Snares penguins only breed on the Snares Islands (S48.024o, E166.603°), a small archipelago (ca. 3 km²) approximately 200 km south of mainland New Zealand. The penguins predominately inhabit the eastern regions of North East Island, Broughton Island and the Western Chain, a chain of rocky islands ca. 5 km to the west of North East Island5. The species has probably always been restricted to these islands, and based on fossil evidence, it is unlikely they ever inhabited the New Zealand South Island (Teresa Cole, unpublished data).
Figure 1. Penguin Slope on North East Island, The Snares (Photo: Thomas Mattern)
During the breeding season, Snares penguins seem to remain within 200-300 km of the Islands while eggs are incubated, with foraging ranges further restricted to 50-80 km to the north of the Island during the chick guard stage7. No information about the at-sea distribution is available for the crèching stage of chick growth or the pre-moult period. When not breeding, Snares penguins forage in sub-Antarctic and sub-tropical seas south of Australia11. Moulting Snares penguins are frequently observed on the mainland, the Chatham Islands28, Tasmania29,30, and Macquarie Island2. There are two reports of Snares penguins reaching the Falkland Islands31,32.
Early estimates of population size ranged from 11,000 to 20,000 breeding pairs1,3,4,33. Those estimates were based on chick counts and likely underestimated the true population size5. Nevertheless, these chick counts revealed a general trend of a population increase between 1968 and 1986 although the author was cautious and added that this “general increase” could also be accounted for by variation in reproductive success34. Since 2000, four complete land-based population counts have been conducted by the Department of Conservation; the next census is scheduled for October 2020 (Joseph Roberts, DOC Southland, pers. comm.). These four censuses ranged between 24,666 and 30,000 nests (Table 1)35. Overall, the population can be considered stable today. Based on molecular data of fossil bones, museum skins and contemporary blood samples, the population has probably remained stable over at least the last millennia18. Moreover, there is no indication that Snares penguins have experienced major shifts in the prey composition that may have caused population declines8.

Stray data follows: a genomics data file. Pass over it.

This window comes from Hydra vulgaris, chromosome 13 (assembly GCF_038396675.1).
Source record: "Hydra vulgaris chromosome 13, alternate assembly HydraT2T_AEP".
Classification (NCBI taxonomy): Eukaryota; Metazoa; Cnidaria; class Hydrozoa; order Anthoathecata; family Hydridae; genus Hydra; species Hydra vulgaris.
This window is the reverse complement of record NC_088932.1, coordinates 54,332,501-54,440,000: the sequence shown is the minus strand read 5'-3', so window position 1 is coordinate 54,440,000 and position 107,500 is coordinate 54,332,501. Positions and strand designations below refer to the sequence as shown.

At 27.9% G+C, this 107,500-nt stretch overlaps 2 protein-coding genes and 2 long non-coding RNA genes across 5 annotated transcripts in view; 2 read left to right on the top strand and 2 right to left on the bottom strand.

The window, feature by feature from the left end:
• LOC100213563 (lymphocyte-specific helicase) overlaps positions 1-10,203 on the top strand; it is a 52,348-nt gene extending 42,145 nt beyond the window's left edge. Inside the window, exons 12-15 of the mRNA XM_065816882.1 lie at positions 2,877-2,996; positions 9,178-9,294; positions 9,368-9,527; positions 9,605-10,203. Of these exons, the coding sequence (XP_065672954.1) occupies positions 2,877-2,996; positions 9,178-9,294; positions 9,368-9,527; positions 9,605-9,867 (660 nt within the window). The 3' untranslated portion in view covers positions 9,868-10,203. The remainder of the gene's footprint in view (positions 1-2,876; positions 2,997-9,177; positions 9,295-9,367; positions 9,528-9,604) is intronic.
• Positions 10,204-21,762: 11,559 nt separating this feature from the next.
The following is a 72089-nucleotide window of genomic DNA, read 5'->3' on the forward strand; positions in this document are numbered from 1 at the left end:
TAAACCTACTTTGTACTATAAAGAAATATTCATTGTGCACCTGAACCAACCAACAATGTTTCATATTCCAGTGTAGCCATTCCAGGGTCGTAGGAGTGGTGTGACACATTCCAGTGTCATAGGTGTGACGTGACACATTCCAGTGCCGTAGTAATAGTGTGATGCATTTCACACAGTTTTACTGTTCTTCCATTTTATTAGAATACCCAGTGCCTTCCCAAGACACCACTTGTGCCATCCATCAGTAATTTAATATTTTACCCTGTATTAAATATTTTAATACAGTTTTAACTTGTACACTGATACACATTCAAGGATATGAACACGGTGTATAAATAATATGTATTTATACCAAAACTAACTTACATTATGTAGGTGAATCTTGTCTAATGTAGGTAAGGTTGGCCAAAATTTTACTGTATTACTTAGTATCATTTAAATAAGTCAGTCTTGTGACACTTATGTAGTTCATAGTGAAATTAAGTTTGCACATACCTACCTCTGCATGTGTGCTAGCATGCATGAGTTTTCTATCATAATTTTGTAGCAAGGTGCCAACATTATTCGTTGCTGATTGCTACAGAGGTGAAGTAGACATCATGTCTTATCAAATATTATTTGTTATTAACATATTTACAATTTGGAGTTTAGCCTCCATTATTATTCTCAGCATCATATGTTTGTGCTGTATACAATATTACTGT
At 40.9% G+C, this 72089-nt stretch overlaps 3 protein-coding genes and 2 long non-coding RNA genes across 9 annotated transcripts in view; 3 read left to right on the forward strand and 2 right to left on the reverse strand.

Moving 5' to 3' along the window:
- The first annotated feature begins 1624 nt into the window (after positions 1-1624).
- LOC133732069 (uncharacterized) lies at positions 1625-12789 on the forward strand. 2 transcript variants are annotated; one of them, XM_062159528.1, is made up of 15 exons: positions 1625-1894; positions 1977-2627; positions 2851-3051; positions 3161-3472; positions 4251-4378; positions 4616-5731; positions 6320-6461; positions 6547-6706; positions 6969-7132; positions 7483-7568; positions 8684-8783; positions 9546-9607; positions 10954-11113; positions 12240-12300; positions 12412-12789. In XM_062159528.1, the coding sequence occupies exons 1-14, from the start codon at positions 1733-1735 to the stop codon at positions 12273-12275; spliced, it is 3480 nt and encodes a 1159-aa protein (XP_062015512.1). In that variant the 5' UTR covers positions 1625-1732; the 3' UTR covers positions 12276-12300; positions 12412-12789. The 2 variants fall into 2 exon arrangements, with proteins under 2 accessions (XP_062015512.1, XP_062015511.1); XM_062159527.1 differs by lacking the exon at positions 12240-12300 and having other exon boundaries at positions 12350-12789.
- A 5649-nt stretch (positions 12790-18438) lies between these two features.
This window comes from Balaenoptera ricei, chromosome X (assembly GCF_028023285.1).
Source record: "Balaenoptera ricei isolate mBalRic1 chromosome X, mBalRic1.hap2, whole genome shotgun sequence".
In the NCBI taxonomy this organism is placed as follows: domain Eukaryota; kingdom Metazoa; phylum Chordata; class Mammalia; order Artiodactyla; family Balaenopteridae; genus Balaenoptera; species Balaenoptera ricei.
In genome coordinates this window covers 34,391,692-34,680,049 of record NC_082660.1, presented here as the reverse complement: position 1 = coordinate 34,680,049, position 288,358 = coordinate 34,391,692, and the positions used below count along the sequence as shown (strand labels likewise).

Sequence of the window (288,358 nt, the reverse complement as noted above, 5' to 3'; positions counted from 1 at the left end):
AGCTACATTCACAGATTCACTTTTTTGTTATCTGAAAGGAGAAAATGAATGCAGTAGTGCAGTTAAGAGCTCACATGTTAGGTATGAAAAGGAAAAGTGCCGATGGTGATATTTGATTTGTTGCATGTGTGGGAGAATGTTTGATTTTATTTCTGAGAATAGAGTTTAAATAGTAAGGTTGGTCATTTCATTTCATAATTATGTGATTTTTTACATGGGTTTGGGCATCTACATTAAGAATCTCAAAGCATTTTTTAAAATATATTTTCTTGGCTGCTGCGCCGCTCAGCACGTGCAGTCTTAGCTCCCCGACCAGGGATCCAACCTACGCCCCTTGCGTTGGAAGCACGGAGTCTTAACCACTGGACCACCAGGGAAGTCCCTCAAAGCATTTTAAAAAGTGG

|Year of count||Method||Number of breeding pairs||Reference|
|1982||Chick counts||20,000||Warham et al.32|
|1985||Chick counts||37,600||Warham et al.32|
|1985||Chick counts||23,250||Marchant & Higgins2|
|2000||Nest counts||30,577||Hiscock & Chilvers33|
|2008||Nest counts||24,666||Hiscock & Chilvers33|
|2010||Nest counts||30,672||Hiscock & Chilvers33|
|2013||Nest counts||29,009||Hiscock & Chilvers33|
There is no robust data available on the key demographic parameters. A first attempt at collating a life history table for Snares penguins was based on a banding programme initiated in 1968 and was presented at the 1st International Penguin Conference in 1988. Based on various expedition reports3,4, the published abstract36 states that the oldest bird recorded was 21+ years. From that life table, chick survival varied greatly between years with first year survival ranging from 4.9% in 1982/83 to 39.2% the following year. Fewer than 50% of banded adults found had been sighted as yearlings. Annual survival of birds aged one to five years is given as >50%.
Figure 2. Snares penguin colony on North East Island, The Snares (Photo: Thomas Mattern).
On North East Island, Snares penguins breed in colonies of ranging from 10 up to 1,400 nests (median: 137 nests, n=112 colonies; Amey et al. 2001). Most colonies are located under a forest canopy of the tree daisy (Olearia lyalli) or in between Hebe elliptica shrubs; larger colonies have killed off all vegetation within the confines of the colony5. On Broughton Island, colonies are situated in the open1 while on the Western Chain penguins breed under boulders and in rock crevices38 probably reflecting habitat available rather than penguin preference. Nests are usually scooped-out hollows lined with mud and peat mixed with stones, twigs, or bones5.
Figure 3. Snares penguin nest with the female incubating two chicks with the male attending (Photo: Thomas Mattern).